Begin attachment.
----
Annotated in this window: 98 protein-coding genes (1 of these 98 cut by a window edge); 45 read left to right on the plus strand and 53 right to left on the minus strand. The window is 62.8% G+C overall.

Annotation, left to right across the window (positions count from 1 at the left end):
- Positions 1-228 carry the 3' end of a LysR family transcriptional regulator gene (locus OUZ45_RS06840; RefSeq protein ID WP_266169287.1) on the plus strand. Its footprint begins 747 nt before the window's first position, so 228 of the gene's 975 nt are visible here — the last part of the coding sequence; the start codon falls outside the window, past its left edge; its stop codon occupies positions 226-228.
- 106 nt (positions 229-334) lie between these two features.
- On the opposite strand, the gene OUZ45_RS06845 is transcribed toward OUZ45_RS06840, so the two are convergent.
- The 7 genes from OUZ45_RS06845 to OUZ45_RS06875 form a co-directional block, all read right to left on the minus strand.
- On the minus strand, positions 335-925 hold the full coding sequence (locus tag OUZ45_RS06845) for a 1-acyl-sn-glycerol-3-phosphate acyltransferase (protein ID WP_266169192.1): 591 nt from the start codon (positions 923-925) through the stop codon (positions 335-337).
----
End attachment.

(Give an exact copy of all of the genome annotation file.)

Annotated in this window: 98 protein-coding genes (1 of these 98 cut by a window edge); 45 read left to right on the plus strand and 53 right to left on the minus strand. The window is 62.8% G+C overall.

Annotation, left to right across the window (positions count from 1 at the left end):
- Positions 1-228 carry the 3' end of a LysR family transcriptional regulator gene (locus OUZ45_RS06840; RefSeq protein ID WP_266169287.1) on the plus strand. Its footprint begins 747 nt before the window's first position, so 228 of the gene's 975 nt are visible here — the last part of the coding sequence; the start codon falls outside the window, past its left edge; its stop codon occupies positions 226-228.
- 106 nt (positions 229-334) lie between these two features.
- On the opposite strand, the gene OUZ45_RS06845 is transcribed toward OUZ45_RS06840, so the two are convergent.
- The 7 genes from OUZ45_RS06845 to OUZ45_RS06875 form a co-directional block, all read right to left on the minus strand.
- On the minus strand, positions 335-925 hold the full coding sequence (locus tag OUZ45_RS06845) for a 1-acyl-sn-glycerol-3-phosphate acyltransferase (protein ID WP_266169192.1): 591 nt from the start codon (positions 923-925) through the stop codon (positions 335-337).